An estate agent’s novel way of coping with the property slowdown cost him rather more than he expected. David Pawan considers the impact that the newly in force CPUT regulations would have had on the penalty received by the estate agent.
Who: Trading Standards
When: 12 May 2008
Where: United Kingdom
Law stated as at: 23 May 2008
An Ipwich estate agent put up "sold" signs on carefully chosen empty properties which had never been for sale, and had nothing to do with him.
The estate agent, Mark Halls, pretended that his firm had sold properties to increase customer confidence and stimulate business by giving the impression that his firm was the one to watch. The deception gave an unexpected strength to some of the entries in the "what customers say" section of the website of his firm, Seatons. One comment stated, "We couldn't believe the variety of properties you had available", and another described the number of viewings as "astonishing".
The agent, who had dealt with houses in the Ipswich area for 28 years, chose a selection of properties for his scam in streets where the market had particularly slowed. Amid the usual crop of optimistic "for sale" boards, his "sold" signs for Seatons Estate Agency, of which Mr Halls was the managing director, stood out.
A neighbour of one of the houses advertised knew that the property was not for sale. She therefore contacted Suffolk county council's trading standards department, which investigated and found that the scam had run for more than a year, and that misleading "sold" signs had been placed on another four properties.
Breaches of the Trade Descriptions Act 1968
Mr Halls, managing director of Seaton's Estate Agency, admitted five breaches of the Trade Descriptions Act. A spokeswoman for the trading standards department announced that Mr Halls had been guilty of "flyboarding" at these properties between October 2006 and May 2007, and was fined £7,500 by magistrates for the deception.
Mr Halls claimed that these misleading signs were put up in the hope that it would stimulate business.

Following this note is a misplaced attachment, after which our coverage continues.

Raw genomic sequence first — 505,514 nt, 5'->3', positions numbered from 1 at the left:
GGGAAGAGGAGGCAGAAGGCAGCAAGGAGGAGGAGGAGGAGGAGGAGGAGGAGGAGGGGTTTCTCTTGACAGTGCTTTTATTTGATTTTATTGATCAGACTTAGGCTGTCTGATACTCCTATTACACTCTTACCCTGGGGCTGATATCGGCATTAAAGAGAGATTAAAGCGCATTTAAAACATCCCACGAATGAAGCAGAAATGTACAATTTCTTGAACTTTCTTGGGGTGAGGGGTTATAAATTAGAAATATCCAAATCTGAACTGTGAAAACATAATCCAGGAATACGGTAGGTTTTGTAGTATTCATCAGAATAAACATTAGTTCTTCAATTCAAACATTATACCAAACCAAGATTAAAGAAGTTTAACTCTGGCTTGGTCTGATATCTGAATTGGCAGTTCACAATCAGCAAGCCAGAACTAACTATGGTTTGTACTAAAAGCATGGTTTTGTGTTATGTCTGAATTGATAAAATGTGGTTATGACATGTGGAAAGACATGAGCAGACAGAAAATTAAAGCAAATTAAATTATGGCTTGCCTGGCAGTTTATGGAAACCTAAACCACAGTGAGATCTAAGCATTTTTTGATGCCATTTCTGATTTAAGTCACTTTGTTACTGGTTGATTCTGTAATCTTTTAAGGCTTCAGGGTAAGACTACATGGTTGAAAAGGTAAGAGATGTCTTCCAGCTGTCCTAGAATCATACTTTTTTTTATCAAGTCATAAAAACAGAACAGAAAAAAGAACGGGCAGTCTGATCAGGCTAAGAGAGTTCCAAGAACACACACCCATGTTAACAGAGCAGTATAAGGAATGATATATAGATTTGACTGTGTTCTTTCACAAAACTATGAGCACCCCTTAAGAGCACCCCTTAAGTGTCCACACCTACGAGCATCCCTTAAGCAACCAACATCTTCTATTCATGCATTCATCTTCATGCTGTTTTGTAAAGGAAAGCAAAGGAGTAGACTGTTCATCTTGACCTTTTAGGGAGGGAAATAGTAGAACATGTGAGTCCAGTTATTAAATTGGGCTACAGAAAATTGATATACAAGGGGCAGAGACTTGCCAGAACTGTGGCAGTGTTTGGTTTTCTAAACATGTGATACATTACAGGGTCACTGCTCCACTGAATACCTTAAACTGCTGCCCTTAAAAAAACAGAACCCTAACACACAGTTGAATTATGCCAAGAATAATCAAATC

Why this matters:
The work of estate agents is primarily governed by the Estate Agents Act 1979 (the "1979 Act"), the Property Misdescriptions Act 1991, and Part 5 of the Housing Act 2004. This legislation is enforced by the OFT and trading standards officers in Great Britain.
Additionally the Consumers, Estate Agents and Redress Act 2007 (the "Act") contains provisions relevant to the regulation of estate agents. In summary, the Act seeks to strengthen the regulation of estate agents by:
a) Requiring estate agents to belong to a redress scheme for the purposes of all complaints relating to estate agency work carried out in relation to residential property;
b) Requiring estate agents to make and keep records, including records of offer letters, for a period of six years;
c) Giving the OFT and trading standards officers additional powers to require access to premises and to demand on-site production of records when they have reasonable grounds to suspect that an agent has not complied with the 1979 Act; and
d) Expanding the circumstances in which the OFT can consider the fitness of an estate agent to practise, and consequently to take regulatory action against estate agents under the 1979 Act.
The impact of the Consumer Protection from Unfair Trading Regulations
On 26 May 2008 the Consumer Protection from Unfair Trading Regulations 2008 ("CPRs") came into force andreplaced the Trade Descriptions Act 1968. The CPRs would still apply to the phantom "sold" signs put up by Mr Halls.
The CPRs prohibit unfair commercial practices (including advertising and marketing) by a trader in connection with the promotion, sale or supply of a product (defined to include the provision of a service) to consumers. For the purposes of the CPRs, the definition of "trader" would capture Mr Halls in his capacity as an estate agent as it includes any person who, in relation to a commercial practice, is acting for purposes relating to his business, as well as anyone acting on behalf of the trader.
A commercial practice is said to be unfair if, among other things, it contravenes the requirements of professional diligence. Professional diligence is defined under the CPRs as the standard of care and skill which a trader may reasonably be expected to exercise towards consumers in accordance with honest market practice or the general principle of good faith in the trader's field of activity. Mr Halls' activities would undoubtedly contravene the requirements of professional diligence on this basis.
A commercial practice is also said to be unfair if it is a misleading action. Under the CPR there is a misleading action if the nature or main characteristics (including the results to be expected or the benefits) of the product or service are false and therefore untruthful, or if the commercial practice deceives or is likely to deceive the average consumer in relation to any of these matters. Again, clearly Mr Halls' practices would constitute a misleading action under the CPRs.
Therefore, had the CPRs been in force, Mr Halls is likely to have been guilty of the offence of knowingly or recklessly engaging in a commercial practice which contravenes the requirements of professional diligence, as well as the offence of engaging in a commercial practice which is a misleading action.
The penalty for commission of an offence under the CPRs could be a fine and/or imprisonment for up to 2 years, and both the corporate entity and any officer can be liable for prosecution. For these purposes an officer could include a director or manager. Therefore it seems that under the new CPRs, Mr Halls could well have faced a much more severe penalty than the £7,500 fine he received.